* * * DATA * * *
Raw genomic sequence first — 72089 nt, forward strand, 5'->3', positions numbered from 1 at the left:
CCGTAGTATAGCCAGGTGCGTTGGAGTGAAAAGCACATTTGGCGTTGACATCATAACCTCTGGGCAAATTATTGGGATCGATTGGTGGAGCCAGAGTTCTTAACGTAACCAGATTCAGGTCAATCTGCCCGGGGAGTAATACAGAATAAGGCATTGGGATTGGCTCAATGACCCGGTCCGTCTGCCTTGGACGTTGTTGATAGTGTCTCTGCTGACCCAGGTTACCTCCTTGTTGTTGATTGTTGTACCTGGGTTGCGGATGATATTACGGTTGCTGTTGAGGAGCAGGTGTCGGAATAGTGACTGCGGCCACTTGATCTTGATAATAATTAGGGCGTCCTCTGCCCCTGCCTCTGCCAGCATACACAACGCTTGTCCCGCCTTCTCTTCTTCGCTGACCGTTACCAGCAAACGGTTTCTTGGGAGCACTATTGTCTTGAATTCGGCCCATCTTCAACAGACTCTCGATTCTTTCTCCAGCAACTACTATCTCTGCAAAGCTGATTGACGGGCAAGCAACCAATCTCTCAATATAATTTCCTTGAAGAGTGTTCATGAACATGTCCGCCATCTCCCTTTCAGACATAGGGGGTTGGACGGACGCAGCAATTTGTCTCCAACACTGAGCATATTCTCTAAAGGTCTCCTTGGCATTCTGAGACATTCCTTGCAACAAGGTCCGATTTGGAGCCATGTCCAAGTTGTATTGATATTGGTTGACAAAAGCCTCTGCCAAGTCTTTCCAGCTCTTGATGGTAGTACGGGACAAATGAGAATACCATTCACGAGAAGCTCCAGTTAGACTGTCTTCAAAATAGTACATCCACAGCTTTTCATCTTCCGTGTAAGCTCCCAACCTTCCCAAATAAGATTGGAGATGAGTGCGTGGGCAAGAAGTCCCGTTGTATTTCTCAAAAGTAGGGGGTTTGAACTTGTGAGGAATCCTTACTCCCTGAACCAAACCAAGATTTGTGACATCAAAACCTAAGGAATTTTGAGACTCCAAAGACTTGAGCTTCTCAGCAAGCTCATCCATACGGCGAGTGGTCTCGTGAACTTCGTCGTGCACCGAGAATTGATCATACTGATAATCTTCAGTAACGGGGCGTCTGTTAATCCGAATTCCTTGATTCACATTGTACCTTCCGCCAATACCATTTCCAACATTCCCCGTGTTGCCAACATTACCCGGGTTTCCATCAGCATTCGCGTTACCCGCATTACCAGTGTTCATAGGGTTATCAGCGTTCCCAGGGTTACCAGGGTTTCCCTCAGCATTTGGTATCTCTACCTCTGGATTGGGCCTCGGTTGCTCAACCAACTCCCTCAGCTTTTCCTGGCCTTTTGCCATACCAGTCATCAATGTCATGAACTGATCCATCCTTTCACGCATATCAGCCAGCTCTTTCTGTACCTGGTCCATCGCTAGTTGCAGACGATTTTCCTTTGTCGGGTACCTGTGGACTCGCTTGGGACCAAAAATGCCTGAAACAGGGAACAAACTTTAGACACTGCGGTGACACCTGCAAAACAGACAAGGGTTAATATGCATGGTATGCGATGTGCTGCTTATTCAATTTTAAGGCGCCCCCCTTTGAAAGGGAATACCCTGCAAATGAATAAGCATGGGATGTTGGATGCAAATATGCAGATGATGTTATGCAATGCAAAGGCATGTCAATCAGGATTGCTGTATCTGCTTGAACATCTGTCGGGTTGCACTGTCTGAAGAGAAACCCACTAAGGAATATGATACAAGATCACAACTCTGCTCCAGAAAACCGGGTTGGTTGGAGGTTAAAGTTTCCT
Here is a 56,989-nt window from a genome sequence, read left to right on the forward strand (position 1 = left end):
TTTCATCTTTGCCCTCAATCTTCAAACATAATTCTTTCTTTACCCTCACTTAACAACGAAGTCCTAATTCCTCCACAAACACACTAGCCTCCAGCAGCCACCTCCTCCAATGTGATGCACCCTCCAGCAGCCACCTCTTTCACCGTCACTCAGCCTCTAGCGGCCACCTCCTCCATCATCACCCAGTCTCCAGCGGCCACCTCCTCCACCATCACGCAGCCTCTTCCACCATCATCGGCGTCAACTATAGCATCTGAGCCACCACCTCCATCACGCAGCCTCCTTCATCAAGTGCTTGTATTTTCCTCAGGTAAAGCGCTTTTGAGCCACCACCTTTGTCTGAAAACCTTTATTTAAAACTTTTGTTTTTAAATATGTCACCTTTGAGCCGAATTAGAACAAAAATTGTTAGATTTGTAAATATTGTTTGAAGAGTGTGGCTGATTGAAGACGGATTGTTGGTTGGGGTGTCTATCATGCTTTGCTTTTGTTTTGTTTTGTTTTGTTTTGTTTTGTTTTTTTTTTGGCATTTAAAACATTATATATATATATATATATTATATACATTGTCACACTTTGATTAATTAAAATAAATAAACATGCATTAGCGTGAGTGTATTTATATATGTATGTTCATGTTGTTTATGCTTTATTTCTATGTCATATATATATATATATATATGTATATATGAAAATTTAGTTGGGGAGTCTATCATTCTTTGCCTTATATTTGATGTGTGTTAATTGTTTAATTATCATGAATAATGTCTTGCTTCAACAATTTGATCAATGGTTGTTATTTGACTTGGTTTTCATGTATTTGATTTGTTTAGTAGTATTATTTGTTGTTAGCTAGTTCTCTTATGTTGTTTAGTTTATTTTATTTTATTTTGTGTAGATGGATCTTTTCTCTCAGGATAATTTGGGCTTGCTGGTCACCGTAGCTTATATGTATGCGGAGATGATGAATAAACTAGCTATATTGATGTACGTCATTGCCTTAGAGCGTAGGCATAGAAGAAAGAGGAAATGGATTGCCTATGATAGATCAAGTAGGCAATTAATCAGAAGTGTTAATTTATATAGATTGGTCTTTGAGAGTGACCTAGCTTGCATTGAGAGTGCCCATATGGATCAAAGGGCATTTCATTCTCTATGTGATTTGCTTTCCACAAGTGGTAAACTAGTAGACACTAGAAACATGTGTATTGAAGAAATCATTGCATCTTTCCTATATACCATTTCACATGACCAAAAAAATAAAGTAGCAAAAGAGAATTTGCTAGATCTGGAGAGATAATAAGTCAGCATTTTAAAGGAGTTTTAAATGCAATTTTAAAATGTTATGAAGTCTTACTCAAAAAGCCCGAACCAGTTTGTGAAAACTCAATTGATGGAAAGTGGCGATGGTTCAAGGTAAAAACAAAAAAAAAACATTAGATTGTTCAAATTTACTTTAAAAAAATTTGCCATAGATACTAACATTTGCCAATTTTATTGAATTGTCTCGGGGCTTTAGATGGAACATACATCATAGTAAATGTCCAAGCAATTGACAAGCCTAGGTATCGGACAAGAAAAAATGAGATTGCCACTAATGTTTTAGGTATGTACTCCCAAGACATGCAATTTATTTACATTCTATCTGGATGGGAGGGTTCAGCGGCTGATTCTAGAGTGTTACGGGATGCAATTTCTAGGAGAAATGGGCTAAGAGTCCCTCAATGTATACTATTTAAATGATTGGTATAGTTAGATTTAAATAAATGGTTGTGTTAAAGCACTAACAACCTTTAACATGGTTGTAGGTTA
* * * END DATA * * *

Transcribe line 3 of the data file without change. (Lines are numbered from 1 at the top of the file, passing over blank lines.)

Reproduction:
Here is a 56,989-nt window from a genome sequence, read left to right on the forward strand (position 1 = left end):